ONE FLEW OVER THE KOSOVO THEATER
An Anthology of Contemporary Drama from Kosovo
Edited by Saša Ilić and Jeton Neziraj
Theater serves as a memory machine. How else will future generations know what really happened in Kosovo in the throes of a devastating war?
— Frank Hentschker, Executive Director, Martin E. Segal Theatre Center, Professor, Ph.D. Program in Theatre, The Graduate School and University Center, The City University of New York
A fascinating and nuanced collection of insights into the lives, the aspirations, and the negotiations with the past, present, and future of the inhabitants of this little-known corner of Europe.
— Marvin Carlson, Sidney E. Cohn Distinguished Professor of Theatre, Comparative Literature, and Middle Eastern Studies, The Graduate Center, The City University of New York
These plays are at once terrifying, beautiful, and deeply ironic . . . This book is a great gift of dramatic literature. It has relevance far beyond the Balkans.
— Karen Malpede, Playwright, director, Co-founder of Theater Three Collaborative; Adjunct Professor in the Communications, Theater Arts, and Environmental Justice programs at John Jay College of Criminal Justice
Because artists carry multiple truths, different and conflicting, they become authentic mirrors of audiences, reflecting what survivors and communities are struggling with . . . Just so, this searching anthology from Kosovo unpeels, not absolute truth, but layers of truth that need to be recognized before they can be reconciled.
— Michael Lessac, Founder and Artistic Director of Global Arts Corps.; film, theater, and TV director; Ph.D. in Developmental and Perceptual Psychology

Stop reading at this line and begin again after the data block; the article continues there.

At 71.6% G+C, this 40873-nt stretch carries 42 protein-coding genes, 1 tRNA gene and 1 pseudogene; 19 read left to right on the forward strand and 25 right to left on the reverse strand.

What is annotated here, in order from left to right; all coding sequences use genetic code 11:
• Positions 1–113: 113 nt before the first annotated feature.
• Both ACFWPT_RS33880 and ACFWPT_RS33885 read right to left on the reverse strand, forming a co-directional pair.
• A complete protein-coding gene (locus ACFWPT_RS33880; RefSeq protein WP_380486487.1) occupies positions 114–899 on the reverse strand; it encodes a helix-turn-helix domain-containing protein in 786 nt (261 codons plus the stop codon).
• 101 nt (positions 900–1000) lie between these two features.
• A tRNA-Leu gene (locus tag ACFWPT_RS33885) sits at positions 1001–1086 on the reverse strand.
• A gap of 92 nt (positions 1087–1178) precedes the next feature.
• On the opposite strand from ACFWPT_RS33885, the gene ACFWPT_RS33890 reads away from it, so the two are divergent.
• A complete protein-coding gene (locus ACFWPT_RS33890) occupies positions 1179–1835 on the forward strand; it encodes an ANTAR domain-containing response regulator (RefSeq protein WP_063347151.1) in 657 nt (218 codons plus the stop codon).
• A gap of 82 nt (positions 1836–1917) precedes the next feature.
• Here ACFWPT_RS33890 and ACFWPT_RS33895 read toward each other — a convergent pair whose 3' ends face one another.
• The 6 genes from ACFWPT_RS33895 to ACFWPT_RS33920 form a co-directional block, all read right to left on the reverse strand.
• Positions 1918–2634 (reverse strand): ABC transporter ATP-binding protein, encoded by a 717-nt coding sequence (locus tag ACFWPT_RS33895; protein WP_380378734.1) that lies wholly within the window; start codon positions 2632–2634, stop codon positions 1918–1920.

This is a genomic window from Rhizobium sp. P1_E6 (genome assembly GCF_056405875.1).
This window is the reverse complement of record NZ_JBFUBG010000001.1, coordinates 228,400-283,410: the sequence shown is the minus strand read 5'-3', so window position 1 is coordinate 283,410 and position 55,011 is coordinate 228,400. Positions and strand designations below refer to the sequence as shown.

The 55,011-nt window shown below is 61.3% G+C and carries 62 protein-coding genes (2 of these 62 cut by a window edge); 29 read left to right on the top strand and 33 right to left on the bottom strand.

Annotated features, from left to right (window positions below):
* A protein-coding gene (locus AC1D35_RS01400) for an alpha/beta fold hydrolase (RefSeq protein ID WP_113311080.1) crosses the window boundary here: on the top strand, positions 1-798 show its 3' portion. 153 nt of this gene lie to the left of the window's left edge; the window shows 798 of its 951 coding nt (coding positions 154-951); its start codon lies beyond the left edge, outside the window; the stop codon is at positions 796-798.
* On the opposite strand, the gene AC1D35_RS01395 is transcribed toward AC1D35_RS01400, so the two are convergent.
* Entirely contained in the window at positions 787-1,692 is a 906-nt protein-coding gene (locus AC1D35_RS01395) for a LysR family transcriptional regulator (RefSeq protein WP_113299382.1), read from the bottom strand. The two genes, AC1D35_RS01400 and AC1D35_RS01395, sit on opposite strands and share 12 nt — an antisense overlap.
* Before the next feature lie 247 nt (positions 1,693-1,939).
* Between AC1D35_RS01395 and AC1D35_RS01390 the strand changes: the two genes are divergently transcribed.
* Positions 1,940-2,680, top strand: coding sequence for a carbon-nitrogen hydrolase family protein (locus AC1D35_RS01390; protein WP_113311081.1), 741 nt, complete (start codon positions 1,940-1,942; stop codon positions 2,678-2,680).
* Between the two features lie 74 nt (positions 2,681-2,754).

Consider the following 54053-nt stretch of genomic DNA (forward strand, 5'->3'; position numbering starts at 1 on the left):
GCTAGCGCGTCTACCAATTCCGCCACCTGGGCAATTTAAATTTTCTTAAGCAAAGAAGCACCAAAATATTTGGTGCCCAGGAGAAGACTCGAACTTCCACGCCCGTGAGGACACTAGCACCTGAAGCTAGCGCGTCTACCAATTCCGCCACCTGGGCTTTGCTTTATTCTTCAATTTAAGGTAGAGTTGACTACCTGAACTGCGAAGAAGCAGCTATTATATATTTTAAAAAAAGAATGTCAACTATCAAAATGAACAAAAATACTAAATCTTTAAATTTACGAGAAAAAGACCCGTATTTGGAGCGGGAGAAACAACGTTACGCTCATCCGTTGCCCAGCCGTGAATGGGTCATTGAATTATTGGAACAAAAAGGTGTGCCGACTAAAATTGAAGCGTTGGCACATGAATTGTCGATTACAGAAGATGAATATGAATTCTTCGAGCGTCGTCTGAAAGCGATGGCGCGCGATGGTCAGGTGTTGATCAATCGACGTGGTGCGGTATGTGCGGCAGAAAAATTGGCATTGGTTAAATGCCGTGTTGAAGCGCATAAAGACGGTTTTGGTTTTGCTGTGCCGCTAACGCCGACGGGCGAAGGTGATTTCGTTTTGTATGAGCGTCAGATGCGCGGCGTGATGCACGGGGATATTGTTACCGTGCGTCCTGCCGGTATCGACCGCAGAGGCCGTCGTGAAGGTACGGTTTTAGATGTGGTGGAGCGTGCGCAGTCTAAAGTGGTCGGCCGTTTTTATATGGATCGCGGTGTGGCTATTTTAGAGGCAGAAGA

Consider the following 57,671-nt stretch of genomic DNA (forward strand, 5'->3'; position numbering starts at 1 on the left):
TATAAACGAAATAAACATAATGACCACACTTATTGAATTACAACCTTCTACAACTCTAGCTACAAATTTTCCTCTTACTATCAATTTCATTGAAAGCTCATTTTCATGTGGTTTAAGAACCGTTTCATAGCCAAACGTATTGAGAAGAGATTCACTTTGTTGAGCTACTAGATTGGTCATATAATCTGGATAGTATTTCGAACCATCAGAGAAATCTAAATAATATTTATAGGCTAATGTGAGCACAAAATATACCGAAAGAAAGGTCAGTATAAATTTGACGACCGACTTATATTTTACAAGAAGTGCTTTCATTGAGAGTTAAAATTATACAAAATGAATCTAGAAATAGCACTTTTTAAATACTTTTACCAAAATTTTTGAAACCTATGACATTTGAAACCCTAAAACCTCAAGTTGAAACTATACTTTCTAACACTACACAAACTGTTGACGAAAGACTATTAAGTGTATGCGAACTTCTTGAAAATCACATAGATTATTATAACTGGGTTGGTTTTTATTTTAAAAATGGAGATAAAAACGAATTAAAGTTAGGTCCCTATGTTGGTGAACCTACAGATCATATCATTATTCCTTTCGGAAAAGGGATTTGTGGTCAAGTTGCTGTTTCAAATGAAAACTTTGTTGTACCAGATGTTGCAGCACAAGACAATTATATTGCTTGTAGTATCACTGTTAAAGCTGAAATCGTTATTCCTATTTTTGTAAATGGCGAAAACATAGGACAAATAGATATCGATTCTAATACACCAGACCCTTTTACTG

The poet reading in Albanian from his monodrama
Perhaps the first full-throated response to the war in Kosovo to be published in English, every play included here – even the two comedies – proceeds from traumatic circumstances or the wake of them:
Set in the thick of the NATO bombing and the forced expulsion from Prishtina, The Basement is a family drama in which every inclination and every snap reaction can have an unbearable effect.
The Finger draws its impetus from a vacuum, from a family bereft, and the implacable dynamics between two women. In it, a disappearance calls for – and exacts – rituals in the gap between life and death.
In the monodrama, Slaying the Mosquito, exile carries with it all the derangement of the war, enacted in the person of the poet madman-shaman, a tormented spirit caught between diverse worlds.
The eponymous One Flew over the Kosovo Theater is an uproarious lampoon. Set in the days approaching the independence of Kosovo, it takes aim at the new government and their yen for censorship and the appropriation of the arts.
Recapitulating the occupation and conflict, The Crossroads Café is a sweeping farce with a full cast of characters, including the Serbian Police and guerrilla fighters, together with an Everyman trapped in the machinations.
One Flew over the Kosovo Theater is more than a collection of plays. It is something that verges on a saga.